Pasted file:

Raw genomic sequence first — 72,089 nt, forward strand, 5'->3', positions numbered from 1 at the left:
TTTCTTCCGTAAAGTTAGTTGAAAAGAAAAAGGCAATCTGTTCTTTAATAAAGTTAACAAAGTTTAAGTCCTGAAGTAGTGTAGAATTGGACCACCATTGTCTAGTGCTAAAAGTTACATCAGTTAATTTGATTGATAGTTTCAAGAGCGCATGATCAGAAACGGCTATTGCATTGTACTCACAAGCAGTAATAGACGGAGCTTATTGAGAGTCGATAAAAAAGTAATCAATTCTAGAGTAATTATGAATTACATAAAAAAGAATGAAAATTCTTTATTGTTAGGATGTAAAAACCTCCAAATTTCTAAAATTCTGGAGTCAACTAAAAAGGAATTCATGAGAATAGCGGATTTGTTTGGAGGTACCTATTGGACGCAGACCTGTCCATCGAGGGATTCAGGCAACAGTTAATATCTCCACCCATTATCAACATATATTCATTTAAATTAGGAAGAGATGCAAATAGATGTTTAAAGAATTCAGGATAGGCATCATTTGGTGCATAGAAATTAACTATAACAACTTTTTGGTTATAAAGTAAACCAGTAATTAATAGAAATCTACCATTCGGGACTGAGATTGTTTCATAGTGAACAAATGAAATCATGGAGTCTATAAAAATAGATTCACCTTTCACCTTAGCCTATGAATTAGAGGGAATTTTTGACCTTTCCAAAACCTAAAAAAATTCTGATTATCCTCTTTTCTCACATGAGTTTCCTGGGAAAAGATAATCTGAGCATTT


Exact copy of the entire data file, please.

Raw genomic sequence first — 72,089 nt, forward strand, 5'->3', positions numbered from 1 at the left:
TTTCTTCCGTAAAGTTAGTTGAAAAGAAAAAGGCAATCTGTTCTTTAATAAAGTTAACAAAGTTTAAGTCCTGAAGTAGTGTAGAATTGGACCACCATTGTCTAGTGCTAAAAGTTACATCAGTTAATTTGATTGATAGTTTCAAGAGCGCATGATCAGAAACGGCTATTGCATTGTACTCACAAGCAGTAATAGACGGAGCTTATTGAGAGTCGATAAAAAAGTAATCAATTCTAGAGTAATTATGAATTACATAAAAAAGAATGAAAATTCTTTATTGTTAGGATGTAAAAACCTCCAAATTTCTAAAATTCTGGAGTCAACTAAAAAGGAATTCATGAGAATAGCGGATTTGTTTGGAGGTACCTATTGGACGCAGACCTGTCCATCGAGGGATTCAGGCAACAGTTAATATCTCCACCCATTATCAACATATATTCATTTAAATTAGGAAGAGATGCAAATAGATGTTTAAAGAATTCAGGATAGGCATCATTTGGTGCATAGAAATTAACTATAACAACTTTTTGGTTATAAAGTAAACCAGTAATTAATAGAAATCTACCATTCGGGACTGAGATTGTTTCATAGTGAACAAATGAAATCATGGAGTCTATAAAAATAGATTCACCTTTCACCTTAGCCTATGAATTAGAGGGAATTTTTGACCTTTCCAAAACCTAAAAAAATTCTGATTATCCTCTTTTCTCACATGAGTTTCCTGGGAAAAGATAATCTGAGCATTT